How to Become a Man: Understanding “If-“

September 7, 2022 by Essay Writer

Rudyard Kipling’s “If-” explores the themes of manhood, hard work, and discipline. The speaker feels that one should have humility, confidence, and several other virtues in order to be a man. Kipling uses literary techniques including anaphora, juxtaposition, and personification to persuade his son to become a man, giving the poem significance to readers in all eras who are trying to find their own sense of “manhood”.

The speaker emphasizes the importance of being confident, humble, and balanced throughout the entirety of the poem, suggesting that one can fulfill his or her greatest potential by following the poem’s guidelines. The speaker feels that one should “keep [his] head when all about [him]/Are losing theirs and blaming it on [him]”(1-2) while also making “allowance for their doubting too”(4). It is good to be confident in oneself, but arrogance should be avoided; one must have strong self-trust while being open to the possibility that others could be correct instead. He thinks that one should be able to “risk it [all] on one turn of pitch-and-toss,/And lose, and start again at your beginnings,/And never breathe a word about your loss”(18-20). One must be humble and disciplined from complaining when things go wrong in order to be a true man. He states that one can be a man “If neither foes nor loving friends can hurt you”(27) and “If all men count with you, but none too much”(28). There must be equilibrium between keeping a thick skin in all relationships and valuing all people’s opinions. If all of these things are achieved, then “Yours is the Earth and everything that’s in it,/And- which is more- you’ll be a Man, my son!”(31-32) The speaker is giving the poem’s advice to his son, but additionally to the readers of the poem, who also indirectly learn that the completion of all these things will give them the world as well as manhood.

Kipling highlights his argument using the literary techniques of anaphora, juxtaposition, irony, and personification, making readers relate to and believe his message more easily. He begins nearly every other line with “If you…” and continues with what should be done in each situation. By repeating this structure, the importance of following each rule is emphasized. He then juxtaposes inaction with action when he stresses being able to “dream- and not make dreams your master”(9) and “think- and not make thoughts your aim”(10). One cannot simply be enthralled with dreams and thoughts to be a man; one must act and not become a slave to complacency. He later values being able to “meet with Triumph and Disaster/And treat those two impostors just the same”(11-12). He calls them both “impostors” because they are both temporary, and he ironically capitalizes the concepts’ names to highlight that they are seemingly important, but should be treated as insignificant. By using these devices, Kipling makes his poem effective, engaging, and persuasive to a wider audience.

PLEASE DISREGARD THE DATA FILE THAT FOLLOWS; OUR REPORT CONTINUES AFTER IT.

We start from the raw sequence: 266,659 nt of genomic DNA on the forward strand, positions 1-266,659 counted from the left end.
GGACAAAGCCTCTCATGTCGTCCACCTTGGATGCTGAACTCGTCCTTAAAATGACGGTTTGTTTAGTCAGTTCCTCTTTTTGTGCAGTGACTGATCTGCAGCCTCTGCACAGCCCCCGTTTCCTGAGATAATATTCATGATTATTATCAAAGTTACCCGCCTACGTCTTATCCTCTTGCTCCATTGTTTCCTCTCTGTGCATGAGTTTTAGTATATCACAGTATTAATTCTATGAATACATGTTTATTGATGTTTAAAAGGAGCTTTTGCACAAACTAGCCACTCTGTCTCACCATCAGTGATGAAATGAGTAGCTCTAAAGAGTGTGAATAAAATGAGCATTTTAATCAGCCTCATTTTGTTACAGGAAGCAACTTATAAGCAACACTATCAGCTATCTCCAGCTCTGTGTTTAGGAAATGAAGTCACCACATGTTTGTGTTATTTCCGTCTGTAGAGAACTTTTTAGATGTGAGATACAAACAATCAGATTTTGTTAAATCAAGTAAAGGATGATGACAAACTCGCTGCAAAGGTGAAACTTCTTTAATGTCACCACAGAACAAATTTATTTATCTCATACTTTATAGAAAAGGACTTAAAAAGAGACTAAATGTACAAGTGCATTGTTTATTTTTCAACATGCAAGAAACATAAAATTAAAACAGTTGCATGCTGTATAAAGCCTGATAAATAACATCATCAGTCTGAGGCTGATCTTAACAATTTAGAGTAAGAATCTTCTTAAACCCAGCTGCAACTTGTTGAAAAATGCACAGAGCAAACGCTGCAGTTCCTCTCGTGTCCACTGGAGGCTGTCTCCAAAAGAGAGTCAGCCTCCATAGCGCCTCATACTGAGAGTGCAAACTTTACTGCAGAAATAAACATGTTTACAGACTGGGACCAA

The speaker’s emphasis on endurance and self-restraint parallels my value of hard work and perseverance, resulting in a strong connection between me and the poem. He maintains the significance of being able to “[be] lied about, [and not] deal in lies/Or being hated [not giving] way to hating”(6-7). He thinks one should aspire to make your heart and body “serve your turn long after they are gone,/And so hold on when there is nothing in you/Except the Will which says to them: “Hold on!”(22-24) These lines appeal specifically to those who harbor a strong work ethic, those who always manage to focus myself on the task at hand and complete it even under duress. He highlights that one can be a man by filling “the unforgiving minute/With sixty seconds’ worth of distance run”(29-30). He feels it is necessary to make the most of all the time we can use, leading readers to appreciate the benefit of acting wholeheartedly; putting half effort into a task or project will result in a mediocre outcome, whereas a concentrated attempt would have produced a much better product and only taken slightly more effort. Because the speaker’s view towards hard work and choices are easily understandable, the poem is more impactful and memorable than other ones.

Rudyard Kipling’s “If-” highlights the value of hard work and becoming a man through actions. He feels that if we try to take the easy way out, we will never truly be great. In societies plagued by vices such as hatefulness and laziness, this poem can be brought to mind to remind its readers that hard work is required for success.

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